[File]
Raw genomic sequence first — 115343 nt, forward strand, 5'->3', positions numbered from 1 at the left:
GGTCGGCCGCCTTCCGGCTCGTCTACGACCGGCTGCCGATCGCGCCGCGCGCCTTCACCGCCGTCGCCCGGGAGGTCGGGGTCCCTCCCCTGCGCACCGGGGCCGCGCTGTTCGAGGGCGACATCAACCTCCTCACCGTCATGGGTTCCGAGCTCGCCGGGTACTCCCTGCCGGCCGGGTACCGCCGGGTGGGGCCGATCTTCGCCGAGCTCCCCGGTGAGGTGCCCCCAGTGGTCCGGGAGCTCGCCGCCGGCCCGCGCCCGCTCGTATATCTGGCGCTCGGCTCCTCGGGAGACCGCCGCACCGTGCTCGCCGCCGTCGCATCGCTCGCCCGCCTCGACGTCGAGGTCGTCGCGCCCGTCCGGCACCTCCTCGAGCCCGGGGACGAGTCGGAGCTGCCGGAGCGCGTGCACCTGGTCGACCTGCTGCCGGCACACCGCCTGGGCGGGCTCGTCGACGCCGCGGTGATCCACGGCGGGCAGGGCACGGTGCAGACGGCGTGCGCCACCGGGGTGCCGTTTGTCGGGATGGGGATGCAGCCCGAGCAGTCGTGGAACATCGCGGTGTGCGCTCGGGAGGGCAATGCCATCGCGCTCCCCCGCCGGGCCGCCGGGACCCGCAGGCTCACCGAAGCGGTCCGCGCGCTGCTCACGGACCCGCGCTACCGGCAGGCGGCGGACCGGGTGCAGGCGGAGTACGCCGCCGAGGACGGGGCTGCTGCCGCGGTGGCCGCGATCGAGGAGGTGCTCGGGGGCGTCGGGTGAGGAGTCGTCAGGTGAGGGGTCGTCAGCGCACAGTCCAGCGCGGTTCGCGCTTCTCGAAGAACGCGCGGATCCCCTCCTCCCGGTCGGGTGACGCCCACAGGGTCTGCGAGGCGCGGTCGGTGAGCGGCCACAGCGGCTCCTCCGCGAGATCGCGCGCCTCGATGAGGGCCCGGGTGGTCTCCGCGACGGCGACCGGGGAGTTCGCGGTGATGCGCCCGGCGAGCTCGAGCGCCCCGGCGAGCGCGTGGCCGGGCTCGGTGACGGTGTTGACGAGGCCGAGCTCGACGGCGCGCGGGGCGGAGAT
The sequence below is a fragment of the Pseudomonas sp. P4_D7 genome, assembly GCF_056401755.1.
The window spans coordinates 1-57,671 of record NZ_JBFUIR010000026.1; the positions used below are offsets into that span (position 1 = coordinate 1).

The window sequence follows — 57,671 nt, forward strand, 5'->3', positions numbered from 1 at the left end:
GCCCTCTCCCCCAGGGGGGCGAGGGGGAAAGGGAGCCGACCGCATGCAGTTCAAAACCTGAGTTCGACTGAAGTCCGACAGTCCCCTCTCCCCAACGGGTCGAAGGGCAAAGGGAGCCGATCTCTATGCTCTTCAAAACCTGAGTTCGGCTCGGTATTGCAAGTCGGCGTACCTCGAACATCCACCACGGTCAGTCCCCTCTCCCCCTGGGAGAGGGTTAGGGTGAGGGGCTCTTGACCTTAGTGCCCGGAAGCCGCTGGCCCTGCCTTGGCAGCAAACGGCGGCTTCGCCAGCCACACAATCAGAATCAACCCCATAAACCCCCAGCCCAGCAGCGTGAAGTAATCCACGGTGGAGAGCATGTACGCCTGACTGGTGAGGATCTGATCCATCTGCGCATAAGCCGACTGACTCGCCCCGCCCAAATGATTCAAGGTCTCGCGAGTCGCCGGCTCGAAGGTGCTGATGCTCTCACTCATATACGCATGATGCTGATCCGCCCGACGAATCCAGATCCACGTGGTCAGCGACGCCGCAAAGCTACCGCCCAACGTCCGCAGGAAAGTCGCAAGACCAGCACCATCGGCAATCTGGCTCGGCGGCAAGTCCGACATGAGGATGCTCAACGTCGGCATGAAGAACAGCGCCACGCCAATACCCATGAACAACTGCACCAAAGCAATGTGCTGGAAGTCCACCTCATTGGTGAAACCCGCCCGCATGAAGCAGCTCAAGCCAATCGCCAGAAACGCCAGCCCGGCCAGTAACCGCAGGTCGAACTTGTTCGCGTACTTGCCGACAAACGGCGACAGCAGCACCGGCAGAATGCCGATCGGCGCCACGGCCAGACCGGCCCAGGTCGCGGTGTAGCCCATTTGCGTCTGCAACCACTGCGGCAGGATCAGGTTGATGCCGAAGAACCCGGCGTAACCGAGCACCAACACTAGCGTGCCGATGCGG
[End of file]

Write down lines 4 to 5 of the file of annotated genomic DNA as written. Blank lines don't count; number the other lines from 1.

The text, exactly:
The window spans coordinates 1-57,671 of record NZ_JBFUIR010000026.1; the positions used below are offsets into that span (position 1 = coordinate 1).

The window sequence follows — 57,671 nt, forward strand, 5'->3', positions numbered from 1 at the left end: